June 26, 2023

Nurse Performs Life-Saving CPR on Husband Who Had a Heart Attack at Home

Nurse Performs Life-Saving CPR on Husband Who Had a Heart Attack at Home

Image: Jake, Brittany, and Evan Fields

Performing CPR on a patient can be scary for even the most seasoned of nurses. Performing CPR on your husband - that’s petrifying. Unfortunately, that’s what one nurse had to do. 

On October 1st, Brittany Fields, a nurse and Clinical Educator in the maternity ward at IU West, performed life-saving CPR on her husband. Jake Fields, an employee at Mears Machinery in Avon, went into full cardiac arrest one Sunday afternoon. The husband and wife duo were sitting on the couch discussing the week’s work plans and childcare arrangements for their son when all of a sudden Jake stopped responding. 

“I thought that was odd that he had fallen asleep that quickly,” said Brittany. “I yelled his name and he didn’t say anything. I was poking his chest but there was still no response. I called 911 immediately. Then I ran to my neighbor’s house and I screamed for them to help me move him.” Jake is 6’4” and 280 pounds making it impossible for Brittany to move him herself. 

>> Click to See the Ultimate List of Master’s Degrees in Nursing

Shana and Nate, their neighbors, rushed to Brittany’s aid and helped lay Jake on the floor so she could start CPR. According to Brittany, in the twenty seconds it took to run outside and scream for help Jake had already started turning blue. The experienced nurse knew she had to act fast otherwise the results could have been deadly.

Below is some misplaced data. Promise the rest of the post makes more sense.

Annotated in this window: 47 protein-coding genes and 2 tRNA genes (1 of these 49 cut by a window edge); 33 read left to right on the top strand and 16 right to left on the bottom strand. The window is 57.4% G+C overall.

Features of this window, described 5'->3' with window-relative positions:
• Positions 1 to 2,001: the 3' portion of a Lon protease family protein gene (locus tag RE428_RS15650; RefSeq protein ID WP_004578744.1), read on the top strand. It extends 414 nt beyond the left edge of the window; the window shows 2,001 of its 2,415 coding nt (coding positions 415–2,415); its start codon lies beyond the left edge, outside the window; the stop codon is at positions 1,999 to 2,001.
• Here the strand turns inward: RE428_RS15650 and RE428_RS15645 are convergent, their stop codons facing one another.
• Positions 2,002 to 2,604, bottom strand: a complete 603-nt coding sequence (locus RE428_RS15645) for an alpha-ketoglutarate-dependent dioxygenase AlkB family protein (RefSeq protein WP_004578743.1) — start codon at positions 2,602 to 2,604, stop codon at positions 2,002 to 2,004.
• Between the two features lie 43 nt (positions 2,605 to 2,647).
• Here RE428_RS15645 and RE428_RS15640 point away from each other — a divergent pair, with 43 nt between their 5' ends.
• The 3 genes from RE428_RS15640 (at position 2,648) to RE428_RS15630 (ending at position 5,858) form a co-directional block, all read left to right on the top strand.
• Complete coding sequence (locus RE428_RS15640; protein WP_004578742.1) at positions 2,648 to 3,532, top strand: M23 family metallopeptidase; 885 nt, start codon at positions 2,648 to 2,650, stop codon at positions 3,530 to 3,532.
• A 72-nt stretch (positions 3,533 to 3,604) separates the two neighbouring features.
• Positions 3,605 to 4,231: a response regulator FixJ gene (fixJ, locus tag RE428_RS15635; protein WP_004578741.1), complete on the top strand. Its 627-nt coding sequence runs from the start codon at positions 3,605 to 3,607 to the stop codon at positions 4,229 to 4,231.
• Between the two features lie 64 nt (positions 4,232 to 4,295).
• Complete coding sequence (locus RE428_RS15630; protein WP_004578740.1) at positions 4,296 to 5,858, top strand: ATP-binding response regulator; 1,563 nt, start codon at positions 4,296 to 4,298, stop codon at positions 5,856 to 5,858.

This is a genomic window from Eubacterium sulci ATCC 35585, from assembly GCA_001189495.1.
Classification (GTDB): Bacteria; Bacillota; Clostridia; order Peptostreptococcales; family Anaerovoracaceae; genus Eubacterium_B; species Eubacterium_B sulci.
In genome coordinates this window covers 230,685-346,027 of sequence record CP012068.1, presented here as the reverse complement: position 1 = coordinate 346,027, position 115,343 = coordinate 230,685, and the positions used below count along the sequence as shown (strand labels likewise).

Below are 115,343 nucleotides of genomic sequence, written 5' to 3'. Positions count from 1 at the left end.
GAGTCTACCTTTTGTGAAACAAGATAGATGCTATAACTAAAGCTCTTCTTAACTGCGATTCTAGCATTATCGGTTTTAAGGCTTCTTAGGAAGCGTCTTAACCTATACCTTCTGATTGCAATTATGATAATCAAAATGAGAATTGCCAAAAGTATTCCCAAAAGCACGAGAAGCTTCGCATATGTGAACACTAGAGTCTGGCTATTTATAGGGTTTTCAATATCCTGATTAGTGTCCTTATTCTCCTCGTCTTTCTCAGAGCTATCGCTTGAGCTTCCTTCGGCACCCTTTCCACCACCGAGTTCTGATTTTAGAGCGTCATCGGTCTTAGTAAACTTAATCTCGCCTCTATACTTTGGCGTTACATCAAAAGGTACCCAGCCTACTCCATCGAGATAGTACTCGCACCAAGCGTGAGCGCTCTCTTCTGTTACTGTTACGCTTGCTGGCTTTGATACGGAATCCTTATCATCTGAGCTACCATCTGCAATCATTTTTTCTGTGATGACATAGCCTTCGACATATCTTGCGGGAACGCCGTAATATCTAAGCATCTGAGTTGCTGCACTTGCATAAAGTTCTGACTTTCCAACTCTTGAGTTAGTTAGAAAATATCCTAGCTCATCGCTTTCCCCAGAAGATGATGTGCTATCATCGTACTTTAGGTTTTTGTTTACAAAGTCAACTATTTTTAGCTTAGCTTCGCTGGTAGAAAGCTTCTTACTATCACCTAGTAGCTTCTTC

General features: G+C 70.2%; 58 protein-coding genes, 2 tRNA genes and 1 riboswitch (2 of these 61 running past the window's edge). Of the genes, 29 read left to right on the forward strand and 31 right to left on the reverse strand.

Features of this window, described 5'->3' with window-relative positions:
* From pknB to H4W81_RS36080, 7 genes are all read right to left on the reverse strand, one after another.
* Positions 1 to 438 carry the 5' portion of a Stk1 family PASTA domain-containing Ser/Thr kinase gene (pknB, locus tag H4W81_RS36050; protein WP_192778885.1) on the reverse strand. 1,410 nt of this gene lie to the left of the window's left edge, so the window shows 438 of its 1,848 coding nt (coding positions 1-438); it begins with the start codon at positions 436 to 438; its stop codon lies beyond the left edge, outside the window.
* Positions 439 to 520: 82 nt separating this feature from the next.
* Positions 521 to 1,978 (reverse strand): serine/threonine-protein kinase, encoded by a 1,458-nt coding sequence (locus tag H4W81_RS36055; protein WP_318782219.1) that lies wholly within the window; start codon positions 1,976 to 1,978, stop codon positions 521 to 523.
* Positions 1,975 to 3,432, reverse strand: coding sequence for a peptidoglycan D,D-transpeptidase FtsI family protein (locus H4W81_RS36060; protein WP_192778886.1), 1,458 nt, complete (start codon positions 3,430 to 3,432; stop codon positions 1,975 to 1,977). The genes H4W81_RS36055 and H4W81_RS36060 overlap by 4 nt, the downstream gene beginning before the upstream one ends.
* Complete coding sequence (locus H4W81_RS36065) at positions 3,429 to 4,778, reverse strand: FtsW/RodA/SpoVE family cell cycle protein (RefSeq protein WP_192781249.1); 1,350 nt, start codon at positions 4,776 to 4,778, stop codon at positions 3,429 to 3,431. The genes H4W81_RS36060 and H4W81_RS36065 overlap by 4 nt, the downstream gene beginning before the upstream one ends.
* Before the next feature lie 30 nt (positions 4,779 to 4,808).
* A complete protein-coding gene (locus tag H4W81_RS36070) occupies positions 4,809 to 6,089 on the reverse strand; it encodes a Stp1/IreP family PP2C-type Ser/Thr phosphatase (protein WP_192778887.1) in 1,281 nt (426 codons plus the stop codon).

“I had been doing CPR for about five minutes and I was starting to get tired,” Brittany said. “Nate started doing chest compressions while I was doing rescue breathing.”

The Pittsboro EMS arrived and continued CPR for another twenty minutes. Jake had gone into ventricular fibrillation, a life-threatening heart rhythm that causes an irregular heartbeat or arrhythmia. Essentially, the electrical signals of the heart tell the muscle to pump too quickly which causes the ventricles to quiver, or fibrillate. Ventricular fibrillation without CPR or the use of an AED is deadly. 

En route to IU West, Jake received four to six shocks from an AED and was in cardiac arrest for a total of roughly 45 minutes. Jake remained hospitalized for over a week, requiring endotracheal tube ventilation and ICU care. 

“I thought they were going to tell me that it had been too long,” said Brittany. “I was really afraid I was going to have to make a decision. They never said that. Mentally, I said goodbye to Jake because I really thought he was going to die.”

Before Jake was discharged from IU West he had an internal cardiac defibrillator placed. Doctors diagnosed him with cardiomyopathy but are still unsure why his heart went into the deadly rhythm. Additionally, he was diagnosed with a blockage on the left side of his heart. The doctors do know that if Brittany was not there to perform CPR, Jake most likely would not have survived. 

Image: Brittany Fields 

“I just went into action,” said Brittany. “I’m super thankful that my wife-brain turned off and my nurse-brain turned on. He received amazing care. It was truly incredible. My husband and I are strong in our faith, but to physically witness a miracle, I have no words for it. We’re so blessed and lucky.”

Go to the top of page